Didn't mean to call you 'clingy' :-) But I assure you, there are many far senior to either of us who cling desperately to what they know; and an army of defense contractors who are also rooted in that past in terms of their military experience, but who's future depends on building and selling toys based on that past that we don't really need.

Then there is the Army of intel guys who stoke these old fires with similar vigor. I say pull the plug and see if this patient can live on its own with out these life support systems. My money is that it can't.

gian p gentile (not verified)

Tue, 08/17/2010 - 1:26pm


Not to quibble over future scenarios but with regard to South Korea I am not constructing a whiggish, cold war scenario but a very real possibility of the modern world. Do you not think it possible that the North might collapse in the reasonably near future? And if it collapses there are plenty of indicators that it will not be relatively peaceful and clean like Germany at the end of the Cold War. What role will China play in the collapse? Will the North Korean military peacefully lay down its arms? Who knows, but it seems to me hard to imagine with our presence still in place in the South that we would sit quietly by as it all transpired, especially if it turned out messy with blood being spilled between the Koreans.

Problem Robert is that there is still a possibility, and not wildly unlikely, of state on state conflict. There is still the Middle East, Iran, Turkey, Kurdistan, who knows.

As far as your point about the situation between the two Koreas being an "existential threat" to the US well sure, it isnt. But existential threats have never been a prerequisite for American military intervention in the world from 1607 onward, so why raise that as an issue here?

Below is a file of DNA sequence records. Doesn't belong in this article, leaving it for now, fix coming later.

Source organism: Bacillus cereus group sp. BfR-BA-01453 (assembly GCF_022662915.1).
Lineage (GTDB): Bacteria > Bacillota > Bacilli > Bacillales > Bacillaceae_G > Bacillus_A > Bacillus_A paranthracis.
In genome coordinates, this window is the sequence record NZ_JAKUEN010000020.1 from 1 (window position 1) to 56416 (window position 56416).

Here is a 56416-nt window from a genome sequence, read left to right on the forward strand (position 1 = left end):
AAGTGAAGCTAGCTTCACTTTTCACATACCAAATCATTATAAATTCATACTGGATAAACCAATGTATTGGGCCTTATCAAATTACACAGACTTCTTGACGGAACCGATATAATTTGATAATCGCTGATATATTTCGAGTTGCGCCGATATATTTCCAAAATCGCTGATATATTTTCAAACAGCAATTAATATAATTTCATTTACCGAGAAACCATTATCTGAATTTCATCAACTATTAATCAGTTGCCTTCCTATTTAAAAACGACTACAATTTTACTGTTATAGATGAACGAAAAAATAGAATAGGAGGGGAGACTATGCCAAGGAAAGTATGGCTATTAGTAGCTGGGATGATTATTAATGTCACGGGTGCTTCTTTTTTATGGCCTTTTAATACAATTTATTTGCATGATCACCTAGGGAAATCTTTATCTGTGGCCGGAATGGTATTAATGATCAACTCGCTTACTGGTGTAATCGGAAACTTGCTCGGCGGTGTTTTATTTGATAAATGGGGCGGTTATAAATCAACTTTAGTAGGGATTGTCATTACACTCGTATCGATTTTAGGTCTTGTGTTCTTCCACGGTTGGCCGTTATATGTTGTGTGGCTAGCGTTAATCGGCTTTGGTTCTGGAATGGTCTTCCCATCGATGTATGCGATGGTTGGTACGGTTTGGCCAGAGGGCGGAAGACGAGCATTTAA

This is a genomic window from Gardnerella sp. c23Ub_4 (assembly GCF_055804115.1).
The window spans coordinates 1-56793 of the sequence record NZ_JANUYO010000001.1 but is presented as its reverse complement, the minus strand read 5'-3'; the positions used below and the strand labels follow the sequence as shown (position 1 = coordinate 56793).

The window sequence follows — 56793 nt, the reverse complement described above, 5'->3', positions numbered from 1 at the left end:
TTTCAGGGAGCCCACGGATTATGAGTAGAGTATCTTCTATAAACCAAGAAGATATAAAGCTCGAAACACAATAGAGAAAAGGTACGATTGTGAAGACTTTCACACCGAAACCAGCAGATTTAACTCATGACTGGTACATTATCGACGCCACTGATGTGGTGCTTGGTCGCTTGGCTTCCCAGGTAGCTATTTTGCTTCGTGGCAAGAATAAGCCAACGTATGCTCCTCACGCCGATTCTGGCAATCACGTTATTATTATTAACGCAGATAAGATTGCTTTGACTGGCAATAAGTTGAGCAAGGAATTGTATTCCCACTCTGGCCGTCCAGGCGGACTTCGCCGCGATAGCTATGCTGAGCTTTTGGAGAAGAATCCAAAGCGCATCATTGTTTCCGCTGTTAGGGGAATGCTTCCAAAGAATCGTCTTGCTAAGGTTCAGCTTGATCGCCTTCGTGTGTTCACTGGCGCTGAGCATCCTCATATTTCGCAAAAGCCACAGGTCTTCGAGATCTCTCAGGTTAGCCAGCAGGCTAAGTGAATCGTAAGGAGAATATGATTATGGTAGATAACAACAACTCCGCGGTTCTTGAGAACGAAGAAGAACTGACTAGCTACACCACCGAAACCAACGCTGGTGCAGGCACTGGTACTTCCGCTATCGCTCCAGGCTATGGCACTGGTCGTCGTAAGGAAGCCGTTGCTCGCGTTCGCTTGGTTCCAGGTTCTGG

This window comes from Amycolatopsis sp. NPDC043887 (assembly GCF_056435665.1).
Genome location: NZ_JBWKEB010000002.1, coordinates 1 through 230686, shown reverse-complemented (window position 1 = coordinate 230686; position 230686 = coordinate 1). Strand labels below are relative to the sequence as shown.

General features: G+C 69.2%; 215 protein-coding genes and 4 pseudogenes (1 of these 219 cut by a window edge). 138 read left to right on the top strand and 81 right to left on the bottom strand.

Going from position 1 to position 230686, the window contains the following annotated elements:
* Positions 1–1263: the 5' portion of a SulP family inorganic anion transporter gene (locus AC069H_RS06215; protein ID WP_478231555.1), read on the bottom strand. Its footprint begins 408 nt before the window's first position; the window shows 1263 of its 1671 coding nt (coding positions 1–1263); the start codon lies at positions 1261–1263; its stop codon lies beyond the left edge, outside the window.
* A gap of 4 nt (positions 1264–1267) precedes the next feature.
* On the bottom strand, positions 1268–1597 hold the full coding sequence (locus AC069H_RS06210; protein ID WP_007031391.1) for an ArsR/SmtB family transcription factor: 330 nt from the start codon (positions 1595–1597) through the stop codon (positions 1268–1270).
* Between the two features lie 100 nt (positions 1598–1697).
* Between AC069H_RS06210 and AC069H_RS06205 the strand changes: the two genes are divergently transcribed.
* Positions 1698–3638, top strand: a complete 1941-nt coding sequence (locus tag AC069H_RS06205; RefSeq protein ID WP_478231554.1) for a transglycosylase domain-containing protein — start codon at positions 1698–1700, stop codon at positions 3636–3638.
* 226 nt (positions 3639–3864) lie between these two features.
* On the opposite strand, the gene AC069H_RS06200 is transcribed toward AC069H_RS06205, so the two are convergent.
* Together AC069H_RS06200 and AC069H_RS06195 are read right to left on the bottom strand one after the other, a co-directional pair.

Agree with your last paragraph, except of course for the last sentence, which I am not.


Bob's World

Tue, 08/17/2010 - 8:55am


While I'd toss defense of South Korea and Taiwan into the same bonepile with the Fulda Gap, I do agree that we have become dangerously focused on what should be a supporting effort for DoD.

One way to help get thinking (and then actions) on track is to fix where we draw the line between warfighting and MSCA. We currently see MSCA as purely domestic, but in reality most of what we are bundling under stability operations, IW, COIN, SFA, etc is MSCA. Move the cut-line over and then I think we can have an honest discussion about how much of out time, money, energy, effort and force to we commit to the two primary DOD missions (warfighting and deterrence) and how much do we commit to the supporting mission of an expended perspective on MSCA.

gian p gentile (not verified)

Tue, 08/17/2010 - 8:05am

building on dcaggie's above post, here are my thoughts.

The article stated this:

"To be sure, competent authoritarian states--China, Iran, North Korea, and Russia--may well constitute future conventional security challenges for the United States, and attention to their long-term maturation is essential. However, this should not take priority over preparing for the most likely security threats and predominant conflicts."

Man-o-man do I disagree with this statement. Where do we want to take risk (by way of future hypotheticals), with a humanitarian mission to Darfur or with a major combat operation to assist South Korean occupation of the North after it collapses? I would prefer to take risk in terms of force structure, training, and optimization with the former.

It has been the trick of the Coin experts to hugely overstate and overargue the notion that armies trained and optimized for conventional war can not do wars of the irregular type. This article seems to represent that sort of thinking which has become stock amongst the majority of defense analysts and thinkers.

As General McMaster has said the ticket to get into any, ANY, kind of operation, conflict, war, etc for the US Army is combined arms competencies.

It was a mistake for the Army to equate stability operations on the same level with offensive and defensive combat operations and it is a mistake to argue for a QDR that places irregular war in the world's troubled spots as a priority in terms of force structure and optimization over combined arms competency and the core capability to fight at all organizational levels.

This is not a call for the Army to jump back into Bill and Ted's time machine to 1982, bring back Huba and Don back to active service to write Airland Battle version 2, and prepare for war for with Russia in the Fulda Gap. No No, instead it is a call to focus our Army on what is most important in terms of core competencies and priorities. First and foremost the American Army must be able to fight and kill the enemies of the United States. It must be able to do many other things as well, but it must be able to do that core competency first.

In my view, the ideas contained and espoused in this article miss the mark.


dcaggie (not verified)

Mon, 08/16/2010 - 10:16pm